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Beate Hein Bennett

“I Know It Was the Blood”
The Totally True Adventures of a Newfangled Black Woman

Tara Lake in "I Know It Was The Blood: The Totally True Adventures of a Newfangled Black Woman."

August 25 to September 1
Theater for the New City (Cabaret Space), 155 First Avenue (at E. 10th Street)
Presented as part of the Theater for the New City 2019 Dream Up Festival
Performance times vary, Friday, Aug. 30 @6:30 pm, Sunday, Sept. 1 @ 5 pm (no perf. Saturday)
General Admission $15; Box Office 212-254 1109, www.theaterforthenewcity.net
Reviewed by Beate Hein Bennett August 27, 2019

Actress, singer, story teller Tara Lake takes the audience on a trip through her own coming of age, beginning with an untroubled orderly middle-class childhood in New Jersey through the trials and tribulations of parental divorce and her ultimate triumph of gaining selfhood and identity rooted in the rich ancestral fabric of African-American womanhood. Her performance is a tour de force of song, poetry, and story that traverses generations, family celebrations, traditions of faith and church; it encompasses descents into danger and social ostracism as well as the discovery of a “newfangled testament” of the power of black womanhood. There is no doubt Ms. Lake’s encomium about the richly tuneful legacy of black women through generations is imbued with gratitude, love, and generous humor; as she embodies with humor and pathos her 109 year old great-grandmother, a.k.a.“mama,” and mama’s daughter of 90 “aunt babe”, with the ancestral songs of pain and defiance—the fragments of spirituals and the blues pour forth from Ms. Lake underscoring her visceral connection to the authentic music, the very life blood of the women in her background. As if to illustrate the dark hidden source of strength in the music, we first hear only a voice intoning a vague melody in the fully darkened theater space.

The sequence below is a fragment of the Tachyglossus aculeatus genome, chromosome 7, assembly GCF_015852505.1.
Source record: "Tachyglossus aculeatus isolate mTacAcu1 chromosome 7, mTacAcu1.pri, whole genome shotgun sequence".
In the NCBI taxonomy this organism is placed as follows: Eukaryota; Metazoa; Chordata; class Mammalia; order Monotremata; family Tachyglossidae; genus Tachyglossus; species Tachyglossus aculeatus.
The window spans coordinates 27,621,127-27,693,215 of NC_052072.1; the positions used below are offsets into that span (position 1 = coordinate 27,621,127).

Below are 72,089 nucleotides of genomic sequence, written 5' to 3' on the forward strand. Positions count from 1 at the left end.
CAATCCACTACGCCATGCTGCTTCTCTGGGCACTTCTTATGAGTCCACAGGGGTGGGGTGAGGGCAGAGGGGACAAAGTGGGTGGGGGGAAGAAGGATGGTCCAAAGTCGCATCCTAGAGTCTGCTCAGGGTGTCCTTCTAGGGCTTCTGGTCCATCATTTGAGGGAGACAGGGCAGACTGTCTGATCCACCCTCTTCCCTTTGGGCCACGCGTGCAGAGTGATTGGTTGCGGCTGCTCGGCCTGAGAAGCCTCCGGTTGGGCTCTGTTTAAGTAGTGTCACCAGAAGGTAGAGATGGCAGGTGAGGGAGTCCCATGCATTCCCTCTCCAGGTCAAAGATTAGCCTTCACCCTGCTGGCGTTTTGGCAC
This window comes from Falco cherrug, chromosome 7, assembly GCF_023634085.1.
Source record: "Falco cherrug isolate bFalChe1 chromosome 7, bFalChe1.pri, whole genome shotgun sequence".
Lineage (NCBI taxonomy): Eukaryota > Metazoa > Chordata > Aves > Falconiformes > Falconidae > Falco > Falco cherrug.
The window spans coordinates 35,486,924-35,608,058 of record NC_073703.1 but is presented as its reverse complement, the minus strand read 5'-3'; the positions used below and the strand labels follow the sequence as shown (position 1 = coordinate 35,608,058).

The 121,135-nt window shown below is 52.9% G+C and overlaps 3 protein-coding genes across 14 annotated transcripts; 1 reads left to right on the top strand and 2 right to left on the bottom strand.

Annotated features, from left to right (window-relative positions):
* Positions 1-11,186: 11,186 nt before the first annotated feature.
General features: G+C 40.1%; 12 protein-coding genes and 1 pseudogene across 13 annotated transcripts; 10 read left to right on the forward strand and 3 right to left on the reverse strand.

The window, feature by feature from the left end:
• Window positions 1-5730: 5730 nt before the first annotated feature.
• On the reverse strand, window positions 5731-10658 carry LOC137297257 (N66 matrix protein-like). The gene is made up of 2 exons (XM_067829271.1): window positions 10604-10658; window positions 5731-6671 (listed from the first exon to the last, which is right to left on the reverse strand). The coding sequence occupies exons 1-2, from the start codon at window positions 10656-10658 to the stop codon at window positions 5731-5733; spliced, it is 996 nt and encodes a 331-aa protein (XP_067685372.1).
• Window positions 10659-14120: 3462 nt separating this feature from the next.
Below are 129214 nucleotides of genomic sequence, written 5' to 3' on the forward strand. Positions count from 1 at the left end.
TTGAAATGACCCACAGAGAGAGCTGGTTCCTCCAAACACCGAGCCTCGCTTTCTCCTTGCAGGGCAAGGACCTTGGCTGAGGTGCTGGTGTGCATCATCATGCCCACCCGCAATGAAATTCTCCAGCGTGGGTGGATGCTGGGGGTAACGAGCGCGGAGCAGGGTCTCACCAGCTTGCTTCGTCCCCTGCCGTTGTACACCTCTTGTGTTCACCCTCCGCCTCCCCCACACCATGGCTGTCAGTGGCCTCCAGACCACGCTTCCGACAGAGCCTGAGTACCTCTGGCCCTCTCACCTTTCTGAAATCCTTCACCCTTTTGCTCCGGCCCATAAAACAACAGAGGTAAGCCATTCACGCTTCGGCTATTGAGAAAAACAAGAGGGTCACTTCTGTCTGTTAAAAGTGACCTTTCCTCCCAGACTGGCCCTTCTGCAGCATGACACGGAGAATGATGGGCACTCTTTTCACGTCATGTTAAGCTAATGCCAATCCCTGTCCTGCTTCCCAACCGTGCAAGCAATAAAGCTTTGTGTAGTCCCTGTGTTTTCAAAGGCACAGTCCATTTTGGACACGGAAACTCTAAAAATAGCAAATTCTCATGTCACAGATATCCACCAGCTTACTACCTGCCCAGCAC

While Ms. Lake is to be commended for her enormous performance energy and genuine enthusiasm with which she covers the various characters in her life and her own trajectory, her performance would benefit from the collaboration of a director who could help in shaping and structuring the text through action and giving variety and rhythm to the tone. Ms. Lake’s vocal and physical stage presence overwhelms the text with an unrelenting frontal tonality in the course of an hour and a half. The lyricism and the differentiation of mood and situation within the script get lost in vocal volume and unmotivated back and forth walking about. However, her story is poignant in its reflection on the deeper layers of a black woman’s “newfangled” identity.

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